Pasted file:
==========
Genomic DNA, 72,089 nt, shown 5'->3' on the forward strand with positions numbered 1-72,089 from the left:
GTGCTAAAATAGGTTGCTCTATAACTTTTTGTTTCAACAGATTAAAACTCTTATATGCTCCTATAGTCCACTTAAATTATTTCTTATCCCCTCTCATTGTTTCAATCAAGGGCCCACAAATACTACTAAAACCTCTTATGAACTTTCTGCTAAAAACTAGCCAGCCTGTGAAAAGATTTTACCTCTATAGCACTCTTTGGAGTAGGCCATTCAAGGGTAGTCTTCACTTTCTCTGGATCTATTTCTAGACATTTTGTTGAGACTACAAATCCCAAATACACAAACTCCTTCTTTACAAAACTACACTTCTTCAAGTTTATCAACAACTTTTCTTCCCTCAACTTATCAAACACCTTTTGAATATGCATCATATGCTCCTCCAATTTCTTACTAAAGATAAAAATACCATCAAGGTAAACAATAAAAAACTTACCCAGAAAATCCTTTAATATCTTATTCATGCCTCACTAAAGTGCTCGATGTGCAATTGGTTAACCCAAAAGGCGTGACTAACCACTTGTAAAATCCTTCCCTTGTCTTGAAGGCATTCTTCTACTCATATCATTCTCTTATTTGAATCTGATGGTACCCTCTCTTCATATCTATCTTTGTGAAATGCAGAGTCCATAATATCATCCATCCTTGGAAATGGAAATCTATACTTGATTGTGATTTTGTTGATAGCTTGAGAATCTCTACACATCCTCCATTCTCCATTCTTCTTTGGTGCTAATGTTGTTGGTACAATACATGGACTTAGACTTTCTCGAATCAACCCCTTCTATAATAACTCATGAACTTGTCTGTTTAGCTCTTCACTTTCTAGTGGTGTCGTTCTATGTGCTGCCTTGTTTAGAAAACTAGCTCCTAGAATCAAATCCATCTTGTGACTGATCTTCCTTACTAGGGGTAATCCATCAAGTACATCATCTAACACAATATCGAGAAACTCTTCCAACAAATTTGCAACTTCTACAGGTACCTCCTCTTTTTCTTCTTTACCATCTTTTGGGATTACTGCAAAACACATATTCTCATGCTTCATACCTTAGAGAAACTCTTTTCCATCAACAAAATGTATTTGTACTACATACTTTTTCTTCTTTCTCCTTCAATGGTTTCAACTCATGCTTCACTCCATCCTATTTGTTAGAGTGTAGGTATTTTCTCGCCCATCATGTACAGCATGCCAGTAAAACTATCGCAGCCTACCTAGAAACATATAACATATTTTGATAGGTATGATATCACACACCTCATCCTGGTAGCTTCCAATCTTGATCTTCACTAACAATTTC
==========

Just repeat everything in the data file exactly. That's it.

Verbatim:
Genomic DNA, 72,089 nt, shown 5'->3' on the forward strand with positions numbered 1-72,089 from the left:
GTGCTAAAATAGGTTGCTCTATAACTTTTTGTTTCAACAGATTAAAACTCTTATATGCTCCTATAGTCCACTTAAATTATTTCTTATCCCCTCTCATTGTTTCAATCAAGGGCCCACAAATACTACTAAAACCTCTTATGAACTTTCTGCTAAAAACTAGCCAGCCTGTGAAAAGATTTTACCTCTATAGCACTCTTTGGAGTAGGCCATTCAAGGGTAGTCTTCACTTTCTCTGGATCTATTTCTAGACATTTTGTTGAGACTACAAATCCCAAATACACAAACTCCTTCTTTACAAAACTACACTTCTTCAAGTTTATCAACAACTTTTCTTCCCTCAACTTATCAAACACCTTTTGAATATGCATCATATGCTCCTCCAATTTCTTACTAAAGATAAAAATACCATCAAGGTAAACAATAAAAAACTTACCCAGAAAATCCTTTAATATCTTATTCATGCCTCACTAAAGTGCTCGATGTGCAATTGGTTAACCCAAAAGGCGTGACTAACCACTTGTAAAATCCTTCCCTTGTCTTGAAGGCATTCTTCTACTCATATCATTCTCTTATTTGAATCTGATGGTACCCTCTCTTCATATCTATCTTTGTGAAATGCAGAGTCCATAATATCATCCATCCTTGGAAATGGAAATCTATACTTGATTGTGATTTTGTTGATAGCTTGAGAATCTCTACACATCCTCCATTCTCCATTCTTCTTTGGTGCTAATGTTGTTGGTACAATACATGGACTTAGACTTTCTCGAATCAACCCCTTCTATAATAACTCATGAACTTGTCTGTTTAGCTCTTCACTTTCTAGTGGTGTCGTTCTATGTGCTGCCTTGTTTAGAAAACTAGCTCCTAGAATCAAATCCATCTTGTGACTGATCTTCCTTACTAGGGGTAATCCATCAAGTACATCATCTAACACAATATCGAGAAACTCTTCCAACAAATTTGCAACTTCTACAGGTACCTCCTCTTTTTCTTCTTTACCATCTTTTGGGATTACTGCAAAACACATATTCTCATGCTTCATACCTTAGAGAAACTCTTTTCCATCAACAAAATGTATTTGTACTACATACTTTTTCTTCTTTCTCCTTCAATGGTTTCAACTCATGCTTCACTCCATCCTATTTGTTAGAGTGTAGGTATTTTCTCGCCCATCATGTACAGCATGCCAGTAAAACTATCGCAGCCTACCTAGAAACATATAACATATTTTGATAGGTATGATATCACACACCTCATCCTGGTAGCTTCCAATCTTGATCTTCACTAACAATTTC